Linn LP12 motor malaise ?

Does someone of you analogue-folks have any ideas or experiences and suggestions about getting rid of the non-ideal airpax synchronous motor ?

I would like to convert my Linn LP12 to CD operation, and my Systemdek900x too.

The airpax motor is getting noisier by time and it is a crude item anyway.
Pink Triangle (do they still exist?) made a very strange conversion kit 10 years ago. I think, and Origin Live probably still does. Hard to get this stuff here anyway.

Klaus
 
Klaus,

yes, i have. In another thread i suggested a moxon motor and i do not see any reason why this maxon shoul no be mounted into a Linn or Systemdek. Just consider the motor's *** (containing the noisy commutator) should be encapsulated airtightly.

You remind me i should get my hands on what is left of those maxons i tested recently.
 
mrfeedback:
Do not laugh about simple typos and us non-native speakers !
(- and to think "***" is funny: how old are you, man ?)

Bernhard,

thank you. Can you tell me which thread ?

I, btw, have two maxon motors already, which run with low DC voltages with very little noise and almost no vibration (a smaller one and a bigger one salvaged from a VCR). I do not know what you mean by making them airtight ?

Klaus
 
lohk said:
mrfeedback:
Do not laugh about simple typos and us non-native speakers !
(- and to think "***" is funny: how old are you, man ?).....Klaus.
Hiya Klaus, I don't mean to discriminate between native english and non-native english speakers typos - indeed, both can be equally funny.
*** ? - A repeat Beavis and Butthead movie was on TV late last night, and I belly laughed out aloud, and I'm 40 something. :D :D :D

Smiles and regards, Eric.
 
maxon: ideal choice for TT motors

Jam,







Speed stability of maxons is fair-to-good (together with the commutator noise their only drawback); i do not know whether it is the motor or the lab supply which is drifting.







But it is a very slow drift and in no way affecting the music.



However, it has to be checked regularly. Unless you buy a Teres motor /controller kit which uses a maxon and has a µcontroller checking the slow speed drift and correcting the motor supply voltage.







Klaus,







nice of you to defend me, but i do not sense a language barreer :) with native speakers here and sometimes i am a bit blunt in my choice of terms; "***" was meant to be a sharp-minded pun. ***** produce some ... hmmh .. not-continuous noise signal shapes. Unpleasant noises (except to the own ears :) ) ... but whereas human ***** do so now and then, the maxon's *** does it all the time when running. And while my *** cannot really be kept airtight ( must have to do with exchange of not-neglectable amounts of gasses, would discomfort me considerably :) ), the maxon's *** can be sealed up and ---whoosh--- the unpleasant noise is gone.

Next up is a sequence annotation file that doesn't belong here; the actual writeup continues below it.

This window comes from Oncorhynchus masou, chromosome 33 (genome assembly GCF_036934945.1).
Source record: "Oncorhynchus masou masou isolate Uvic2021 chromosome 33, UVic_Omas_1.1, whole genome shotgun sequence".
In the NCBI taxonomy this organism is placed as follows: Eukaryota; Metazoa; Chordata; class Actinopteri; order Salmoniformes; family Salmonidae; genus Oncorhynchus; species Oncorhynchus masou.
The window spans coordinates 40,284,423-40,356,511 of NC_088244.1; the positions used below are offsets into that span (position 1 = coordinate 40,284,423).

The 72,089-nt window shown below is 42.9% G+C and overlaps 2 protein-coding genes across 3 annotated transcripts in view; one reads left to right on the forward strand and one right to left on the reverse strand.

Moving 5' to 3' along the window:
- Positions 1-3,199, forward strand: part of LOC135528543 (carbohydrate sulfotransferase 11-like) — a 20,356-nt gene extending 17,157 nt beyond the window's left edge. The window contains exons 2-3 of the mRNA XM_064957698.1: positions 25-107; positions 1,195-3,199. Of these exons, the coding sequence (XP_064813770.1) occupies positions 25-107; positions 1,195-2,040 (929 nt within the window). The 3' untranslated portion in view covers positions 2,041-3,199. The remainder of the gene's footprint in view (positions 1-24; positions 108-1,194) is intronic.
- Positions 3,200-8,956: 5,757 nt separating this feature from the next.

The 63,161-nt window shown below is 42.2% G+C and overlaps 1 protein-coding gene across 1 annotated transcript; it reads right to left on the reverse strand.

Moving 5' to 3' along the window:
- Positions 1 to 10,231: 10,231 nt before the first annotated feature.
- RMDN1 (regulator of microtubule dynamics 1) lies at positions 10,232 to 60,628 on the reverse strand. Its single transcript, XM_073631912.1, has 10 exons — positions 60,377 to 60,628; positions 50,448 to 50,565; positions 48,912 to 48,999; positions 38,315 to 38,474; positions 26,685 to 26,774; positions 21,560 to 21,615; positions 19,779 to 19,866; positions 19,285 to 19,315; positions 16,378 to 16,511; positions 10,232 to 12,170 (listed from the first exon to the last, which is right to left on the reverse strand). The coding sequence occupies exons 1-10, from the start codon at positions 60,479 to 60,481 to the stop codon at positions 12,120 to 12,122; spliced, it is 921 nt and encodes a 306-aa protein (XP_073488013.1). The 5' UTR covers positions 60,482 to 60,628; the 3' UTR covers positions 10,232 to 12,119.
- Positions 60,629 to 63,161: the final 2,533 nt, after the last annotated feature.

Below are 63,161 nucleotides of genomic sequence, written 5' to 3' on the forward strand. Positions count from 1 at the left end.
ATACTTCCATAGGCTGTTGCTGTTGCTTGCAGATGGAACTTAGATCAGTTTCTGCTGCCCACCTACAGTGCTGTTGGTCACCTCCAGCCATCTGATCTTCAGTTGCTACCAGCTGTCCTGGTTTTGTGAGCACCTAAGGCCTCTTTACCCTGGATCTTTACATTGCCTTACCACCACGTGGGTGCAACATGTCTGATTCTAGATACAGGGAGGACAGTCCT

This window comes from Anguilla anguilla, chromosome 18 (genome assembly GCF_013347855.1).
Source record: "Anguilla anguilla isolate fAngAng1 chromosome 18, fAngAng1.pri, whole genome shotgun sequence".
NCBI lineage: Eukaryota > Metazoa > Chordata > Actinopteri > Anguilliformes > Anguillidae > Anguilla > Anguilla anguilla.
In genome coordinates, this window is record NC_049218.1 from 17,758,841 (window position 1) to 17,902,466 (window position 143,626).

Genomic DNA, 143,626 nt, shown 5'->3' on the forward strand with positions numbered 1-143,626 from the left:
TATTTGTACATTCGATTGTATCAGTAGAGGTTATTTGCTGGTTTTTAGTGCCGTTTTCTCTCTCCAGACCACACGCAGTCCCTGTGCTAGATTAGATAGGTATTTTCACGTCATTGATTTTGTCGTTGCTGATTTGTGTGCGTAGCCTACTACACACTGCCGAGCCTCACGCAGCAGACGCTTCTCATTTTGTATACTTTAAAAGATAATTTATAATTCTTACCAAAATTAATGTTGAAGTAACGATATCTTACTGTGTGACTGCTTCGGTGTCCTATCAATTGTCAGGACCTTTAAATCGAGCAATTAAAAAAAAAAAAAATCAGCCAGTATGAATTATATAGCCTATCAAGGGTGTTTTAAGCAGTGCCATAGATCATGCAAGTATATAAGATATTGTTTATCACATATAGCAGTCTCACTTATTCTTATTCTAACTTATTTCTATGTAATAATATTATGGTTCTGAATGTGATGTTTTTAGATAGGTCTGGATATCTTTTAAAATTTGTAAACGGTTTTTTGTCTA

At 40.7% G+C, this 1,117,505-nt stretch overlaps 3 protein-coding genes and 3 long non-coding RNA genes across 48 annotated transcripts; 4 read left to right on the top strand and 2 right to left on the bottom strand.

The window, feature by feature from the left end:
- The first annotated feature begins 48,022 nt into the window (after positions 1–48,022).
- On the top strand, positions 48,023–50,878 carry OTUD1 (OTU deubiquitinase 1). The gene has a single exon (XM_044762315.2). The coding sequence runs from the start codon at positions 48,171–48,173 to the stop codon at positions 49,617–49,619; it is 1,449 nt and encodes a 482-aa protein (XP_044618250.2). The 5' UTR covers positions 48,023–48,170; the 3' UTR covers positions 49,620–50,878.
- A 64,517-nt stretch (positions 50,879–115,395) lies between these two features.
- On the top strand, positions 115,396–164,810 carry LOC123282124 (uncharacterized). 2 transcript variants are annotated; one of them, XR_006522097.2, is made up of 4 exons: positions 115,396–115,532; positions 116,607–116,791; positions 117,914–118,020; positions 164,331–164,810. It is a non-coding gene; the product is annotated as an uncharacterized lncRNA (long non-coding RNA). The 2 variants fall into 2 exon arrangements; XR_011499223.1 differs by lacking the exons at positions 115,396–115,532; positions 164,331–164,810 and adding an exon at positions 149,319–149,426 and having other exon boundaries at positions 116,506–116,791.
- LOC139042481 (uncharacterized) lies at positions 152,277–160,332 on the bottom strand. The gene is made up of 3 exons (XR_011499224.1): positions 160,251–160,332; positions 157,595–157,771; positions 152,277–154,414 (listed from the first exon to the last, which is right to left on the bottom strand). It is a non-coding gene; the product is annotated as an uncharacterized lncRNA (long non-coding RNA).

I looked for the thread meanwhile, it is the "TT motor slightly bent".







All (particularly lurkers),







the maxon commutator noise is rather silent, but is is noticable within a distance of , say, 1 meter. But as many lesser TT motors (synchonous motors, split-pole asynchronoous motors, electronically commutated motors) are usually dead silent, the motors from maxon and their direct competitors Faulhaber are criticized frequently for their commutator noise which is rather silent but not dead-silent.







But these maxon motors with bell-type iron-less rotors having up to 11 overlapping windings excel for TT application. They are unbeatable as far torque ripple, low rotor inertia, high dynamic stability is concerned and they are precision-made for precision applications: the shaft has excentricity/wobble close to zero (less than 5µm). And they do not ask much for that: a clean DC voltage. Angular speed and supply voltage are linearly related, can be it be easier? 16rpm is no problem, 78 rpm neither.







Exactly what we need for a TT motor, provided we can tackle or tolerate minor flaws.



Ooops. forgot, retail they cost between 60 and 200 US$ each, depending on quantity and supplier.
 
Bernhard,

I must admit that I did not get the point off the "***" pun until your explanation - I thought you mean "assembly" for what ever reason. ( -> I wish my english would be as good as yours...)
But you are adressing the main problem what I have with this motors: The noise.
Noise is the right word for it, it is a soft but very irritating high pitched "whirring" sound. I normally hear even the otherwise silent synchronous motors of my turntables in 2 -3 m distance.
One of the maxon moters is already closed at the backside, but still emits this sound.

My two Maxons:
1. 2141.923 - 50.011 - 003
This is a 4 x 4 cm quite heavy motor with a machined pulley, probably from a VCR. The backcap is fallen off and shows a PCB with a SMD RF filter.